The GOA is in continual defensive mode, the Child and Youth Advocate tries his best bur really what can one man do with secrecy as the mantra followed by bureaucrats, foster families and the medical system? In addition to having too heavy a workload, he can't get any of his recommendations implemented by the system so basically he is providing us with a history of incompetence in the child welfare system and government without any possible remedy or penalty because the politicians haven't given the powers to make change happen. Why would the politicians give any of the advocates meaningful powers? It would just expose more imcompetence and thereby ensure we don't rehire the current batch of MLAs again. Not that we are interested in rehiring them.

In my opinion, no one will do anything even with the new NDP government, the creation of a Ministry of Child Services and increased media attention. It is unfortunate but in Canada we have zero tolerance for abuse unless this abuse is the result of government failures.

But what can we do as citizens? We have changed the political party in power, we have activated ourselves to spread the information on social media and we have asked all levels of government to be part of the solution.
Instead of real change we have placebo solutions such as the #PanelPolitics by the NDP folks which repeat the Roundtable of shame of the PCs.

I believe that there will be no solutions offered by the GOA and any political party we elect. Real change would mean penalties for failed performance, admission of liabilities and changes in legislation which are not likely to occur with any political party we elect. The poor, the First Nations folks and the ordinary citizens are basically without any sort of access to justice. Even going to court will not provide sufficient compensation because the court system in Canada does not consider the lives of the least among us valuable enough to provide deterrent costs. The court system is also expensive, requires a great deal of effort and time that results in poor outcomes.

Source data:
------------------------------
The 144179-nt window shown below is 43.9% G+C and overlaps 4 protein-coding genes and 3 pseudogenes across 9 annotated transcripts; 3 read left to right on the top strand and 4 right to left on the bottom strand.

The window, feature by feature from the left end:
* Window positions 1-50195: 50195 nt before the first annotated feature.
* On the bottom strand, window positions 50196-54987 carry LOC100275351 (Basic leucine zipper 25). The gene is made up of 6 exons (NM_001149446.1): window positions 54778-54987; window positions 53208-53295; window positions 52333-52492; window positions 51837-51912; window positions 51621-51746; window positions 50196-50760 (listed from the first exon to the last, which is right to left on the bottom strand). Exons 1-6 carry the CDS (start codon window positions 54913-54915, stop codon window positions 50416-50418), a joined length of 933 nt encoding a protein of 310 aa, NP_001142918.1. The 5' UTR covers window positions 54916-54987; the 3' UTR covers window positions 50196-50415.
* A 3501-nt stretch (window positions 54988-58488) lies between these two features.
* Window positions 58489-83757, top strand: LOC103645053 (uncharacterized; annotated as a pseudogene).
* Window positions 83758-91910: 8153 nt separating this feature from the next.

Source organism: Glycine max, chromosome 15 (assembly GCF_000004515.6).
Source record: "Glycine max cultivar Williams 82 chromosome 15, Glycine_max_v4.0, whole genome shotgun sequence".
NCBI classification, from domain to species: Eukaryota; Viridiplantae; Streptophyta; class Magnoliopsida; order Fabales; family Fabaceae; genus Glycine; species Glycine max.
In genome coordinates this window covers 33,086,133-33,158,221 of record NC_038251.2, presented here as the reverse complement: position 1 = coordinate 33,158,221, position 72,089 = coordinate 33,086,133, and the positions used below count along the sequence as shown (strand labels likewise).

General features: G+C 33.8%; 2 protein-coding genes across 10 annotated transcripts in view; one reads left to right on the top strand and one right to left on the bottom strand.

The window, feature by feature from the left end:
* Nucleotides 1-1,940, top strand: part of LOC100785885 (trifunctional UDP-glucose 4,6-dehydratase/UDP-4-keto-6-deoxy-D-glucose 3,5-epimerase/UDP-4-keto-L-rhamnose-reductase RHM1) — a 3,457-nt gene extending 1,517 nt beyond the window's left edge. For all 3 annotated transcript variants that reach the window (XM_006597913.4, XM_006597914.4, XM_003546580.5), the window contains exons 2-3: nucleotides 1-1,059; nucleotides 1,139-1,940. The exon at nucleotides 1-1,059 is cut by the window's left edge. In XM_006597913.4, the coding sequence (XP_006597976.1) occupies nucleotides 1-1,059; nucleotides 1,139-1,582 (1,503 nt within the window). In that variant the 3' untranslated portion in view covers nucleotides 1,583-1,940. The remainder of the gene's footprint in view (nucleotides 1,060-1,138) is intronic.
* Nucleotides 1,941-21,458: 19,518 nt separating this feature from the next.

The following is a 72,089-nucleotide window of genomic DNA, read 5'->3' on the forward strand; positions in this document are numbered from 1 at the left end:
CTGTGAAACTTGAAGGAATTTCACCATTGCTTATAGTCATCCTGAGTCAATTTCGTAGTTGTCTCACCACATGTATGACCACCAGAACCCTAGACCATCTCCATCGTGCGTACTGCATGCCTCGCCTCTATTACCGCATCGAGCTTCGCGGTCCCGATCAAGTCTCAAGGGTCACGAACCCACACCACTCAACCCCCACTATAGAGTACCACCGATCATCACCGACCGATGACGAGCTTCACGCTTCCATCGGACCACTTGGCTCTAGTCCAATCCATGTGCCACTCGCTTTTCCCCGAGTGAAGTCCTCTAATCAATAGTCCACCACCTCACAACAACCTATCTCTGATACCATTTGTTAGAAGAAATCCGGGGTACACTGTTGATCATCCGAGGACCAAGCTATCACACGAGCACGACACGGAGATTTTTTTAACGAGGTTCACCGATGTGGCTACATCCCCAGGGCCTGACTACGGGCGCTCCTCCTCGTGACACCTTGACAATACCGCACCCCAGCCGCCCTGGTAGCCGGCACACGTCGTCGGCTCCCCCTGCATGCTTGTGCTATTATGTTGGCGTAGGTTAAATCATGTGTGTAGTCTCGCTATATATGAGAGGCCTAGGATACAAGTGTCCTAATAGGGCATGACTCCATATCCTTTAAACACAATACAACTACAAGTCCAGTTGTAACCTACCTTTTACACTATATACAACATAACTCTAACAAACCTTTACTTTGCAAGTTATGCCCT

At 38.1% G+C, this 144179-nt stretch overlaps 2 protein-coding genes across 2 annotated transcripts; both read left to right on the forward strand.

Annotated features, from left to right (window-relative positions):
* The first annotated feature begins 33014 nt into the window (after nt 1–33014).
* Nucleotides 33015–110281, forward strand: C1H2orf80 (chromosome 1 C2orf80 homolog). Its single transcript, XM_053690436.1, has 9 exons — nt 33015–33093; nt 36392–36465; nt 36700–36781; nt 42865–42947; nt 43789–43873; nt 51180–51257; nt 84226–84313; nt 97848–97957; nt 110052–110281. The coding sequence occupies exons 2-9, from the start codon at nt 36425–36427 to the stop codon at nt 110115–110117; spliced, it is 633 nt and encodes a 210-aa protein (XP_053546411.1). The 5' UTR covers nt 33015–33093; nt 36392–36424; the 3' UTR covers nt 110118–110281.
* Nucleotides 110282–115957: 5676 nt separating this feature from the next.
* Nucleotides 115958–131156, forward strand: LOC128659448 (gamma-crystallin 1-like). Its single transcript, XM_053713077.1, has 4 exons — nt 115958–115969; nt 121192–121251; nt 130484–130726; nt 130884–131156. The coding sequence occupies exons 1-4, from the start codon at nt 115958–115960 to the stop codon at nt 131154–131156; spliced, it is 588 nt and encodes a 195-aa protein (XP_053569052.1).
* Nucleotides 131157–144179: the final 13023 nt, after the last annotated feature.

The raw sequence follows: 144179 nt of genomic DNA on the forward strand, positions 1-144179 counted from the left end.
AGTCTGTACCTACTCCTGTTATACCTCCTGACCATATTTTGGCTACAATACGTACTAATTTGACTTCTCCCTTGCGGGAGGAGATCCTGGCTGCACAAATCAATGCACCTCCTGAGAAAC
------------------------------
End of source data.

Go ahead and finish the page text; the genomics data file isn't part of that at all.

I feel for all these children and their families. I also feel for Paula having to report on this horror year after year. Thank you for doing the unimaginable job that Velvet Martin has to do which is reviewing the cases of unnecessary harm, abuse and deaths of children, youth and adults in the system.
LikeReply11 minsEdited
Terry Ted · 

Thank you Paula for keeping this topic in the news

I lost two friends both suicide
Both were in foster homes and we knew were being sexual assaulted even by the Catholic Church priest
We tried to speak up and told to shut up once we had a ear of an adult it was too late, one hung himself in his closet other in the garage weeks apart
UnlikeReply12 hrs
Carole S. Butler · 

Maternal feeling or not, a child is to be protected and loved, not abused and injured or killed! Anyone who puts a child in danger is responsible and cannot turn their backs on it! A child is born to a woman, but it takes a community to make sure the child grows to be a healthy child, adolescent and to an adult! Too much of this not taking responsibility and making excuses!
LikeReply12 hrs
Janice Hedley
I feel once children are removed from their mothers, the mother loses that maternal bond because of reasons mentioned in the article. These children go back into the mom's home but the maternal bond isn't instant and has to grow again. If no 24/7 support when child returns, the child has no chance. How many more of our children have to be injured or die? Someone, besides the parent has to be held responsible.
LikeReply13 hrs
John Kolkman
"And returning children to their known (or suspected) abusers for the sake of making a political point is cruel madness."

The above comment does a disservice to everyone involved in the child protection system, but especially professional front-line workers who are called upon to make decisions about when parents have made sufficient life changes to be reunited with their biological children. While sometimes these decisions end up being wrong with the benefit of hindsight, in none of the three tragic child deaths is their any evidence of anyone trying to make a political point.

The job of a child protection worker is tough enough without the Monday morning quarterbacking of an opinion columnist who has never worked on the front lines.
LikeReply138 mins
Wendy Rudiger · 

Maybe the PC'S should not have dissolved the Ministry of Child Services. Glad the NDP have reinstated the Ministry.
LikeReply56 mins
Julie Ali · 

And this has resulted in what change so far? Zero.
LikeReply22 mins
Lucinda Holland
Everyone involved is accountable. Even everyone who didn't want to get involved is accountable.
UnlikeReply12 hrs


I don't know how many more of these I have the heart to write. When will it be enough for real change?


Returning children to their abusers for the sake of making a political point is cruel madness.
EDMONTONJOURNAL.COM
Comments